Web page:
Implementing a foot care decision tool is a valuable aid in identifying high-risk patients as early into their admission as possible and determining responsibilities for ongoing management.

Case report

A 54-year-old male patient with type 2 diabetes and an extensive cardiac history was admitted with a suspected stroke. During the assessment the admitting medical team noticed that the patient was septic and the source was probably from an infected left foot ulcer for which he had recently finished a course of antibiotics. On examination he was pyrexial, hypotensive and had a blood glucose level of 18.4 mmol/L. The patient’s left foot was oedematous, erythematous and hot, with a purplish hue and telangiectasia around an ulcer.

Left foot X-ray revealed gas in the soft tissue of the heel and calcified vessels (Figure 1). He was commenced on broad-spectrum antibiotics according to the trust’s guidelines for diabetic foot infection.


The orthopaedic team reviewed the patient and advised further investigation with urgent magnetic resonance imaging (MRI) of the left foot. Several discussions between the orthopaedic team, surgical team and off-site vascular team occurred over the following 72 h, with a view to determine who would take responsibility for the patient’s ongoing surgical management. During this time the patient was transferred to intensive care for invasive monitoring and inotropic support. ITU intensivists requested a review by the diabetes team, who diagnosed wet gangrene. The patient was finally transferred the following day to the vascular centre for surgical treatment but unfortunately had a cardiac arrest in theatre. Despite this he was effectively resuscitated and transferred to the intensive care unit.

Three days later he had a left below-knee amputation and continued to require renal replacement therapy and intensive care support. Eleven weeks from the initial presentation, after further cardiac events and failure to respond to treatment, the patient died of multi-organ failure.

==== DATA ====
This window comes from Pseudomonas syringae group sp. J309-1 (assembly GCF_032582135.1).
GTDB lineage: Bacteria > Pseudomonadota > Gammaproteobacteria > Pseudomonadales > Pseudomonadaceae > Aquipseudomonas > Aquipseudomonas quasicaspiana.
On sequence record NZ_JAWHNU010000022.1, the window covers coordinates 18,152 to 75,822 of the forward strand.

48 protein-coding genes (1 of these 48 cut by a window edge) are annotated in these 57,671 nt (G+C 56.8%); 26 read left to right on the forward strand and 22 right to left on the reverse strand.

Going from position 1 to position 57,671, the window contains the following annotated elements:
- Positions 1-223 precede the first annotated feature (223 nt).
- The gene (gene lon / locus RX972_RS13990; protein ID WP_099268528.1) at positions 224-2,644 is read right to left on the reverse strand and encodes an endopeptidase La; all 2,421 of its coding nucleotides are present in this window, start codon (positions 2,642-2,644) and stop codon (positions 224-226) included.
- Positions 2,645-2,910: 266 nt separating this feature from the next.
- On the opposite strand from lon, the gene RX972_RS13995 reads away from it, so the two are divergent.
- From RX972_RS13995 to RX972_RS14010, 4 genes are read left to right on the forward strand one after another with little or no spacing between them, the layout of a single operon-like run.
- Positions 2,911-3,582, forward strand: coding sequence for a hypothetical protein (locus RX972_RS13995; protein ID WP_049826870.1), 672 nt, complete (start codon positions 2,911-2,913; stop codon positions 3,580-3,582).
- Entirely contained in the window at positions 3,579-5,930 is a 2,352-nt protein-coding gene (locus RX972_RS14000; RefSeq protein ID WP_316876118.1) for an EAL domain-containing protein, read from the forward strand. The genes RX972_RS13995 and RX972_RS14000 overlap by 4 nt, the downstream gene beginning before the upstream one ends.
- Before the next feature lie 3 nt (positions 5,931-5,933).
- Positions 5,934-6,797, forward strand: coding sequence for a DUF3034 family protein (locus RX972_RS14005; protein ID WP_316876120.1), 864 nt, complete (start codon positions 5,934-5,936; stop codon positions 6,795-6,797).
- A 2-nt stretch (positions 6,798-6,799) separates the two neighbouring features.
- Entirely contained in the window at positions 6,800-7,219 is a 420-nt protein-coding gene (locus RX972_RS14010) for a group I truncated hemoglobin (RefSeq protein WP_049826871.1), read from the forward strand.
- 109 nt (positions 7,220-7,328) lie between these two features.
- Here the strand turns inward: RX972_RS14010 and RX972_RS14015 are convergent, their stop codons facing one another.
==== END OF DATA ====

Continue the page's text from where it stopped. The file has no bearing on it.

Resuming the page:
Serious Untoward Incident

Following this event a Serious Untoward Incident (SUI) process was initiated. The Serious Incidents Framework was created to investigate the root cause of serious untoward incidents in all NHS trusts in England.6 These SUIs include ‘acts or omissions in care’ resulting in death, serious harm or injury or affect the trust’s capacity to provide an acceptable level of care. Under the current guidelines, when an SUI occurs in an NHS organisation, a thorough root cause analysis must take place within 60 working days of the event and a report produced based on the seven principles of the Serious Incidents Framework.

As a result of root cause analysis, the Commissioner from the local CCG will ensure the final report and action plan meet requirements and are implemented. There should be opportunity to learn from the incident and information should be shared with relevant parties including patients and their families.

Standard of Care for Diabetic Foot Problems

The NICE guidelines suggest that an inpatient MDFT should thoroughly assess and manage the complications of diabetic foot disease to prevent deterioration and aid healing. Patients should be referred to the MDFT within 24 h of a diabetic foot problem being identified. In practice this often means one member of the MDFT seeing the patient initially. A foot care pathway is important to ensure that this rapid assessment and appropriate management is made.

Lessons learnt

The case underwent root cause analysis and the SUI panel highlighted key areas which required immediate attention to improve the standard of care.

Lesson 1

Lack of urgency was identified as one of the main shortfalls. The severity of his condition was not acknowledged by the admitting non-specialist team, so referrals made to appropriate specialties did not highlight the seriousness of his condition and resulted in a delay in appropriate assessment and management within the first 24 h of admission.

Lesson 2

Undue emphasis was placed on getting further imaging and other specialty assessments instead of emergency surgical intervention. Where early incision and drainage of a foot abscess is indicated, this can be undertaken by orthopaedic or vascular surgeons at registrar level. However, this opens up the possibility that both will consider it to be the other’s decision and action.

Lesson 3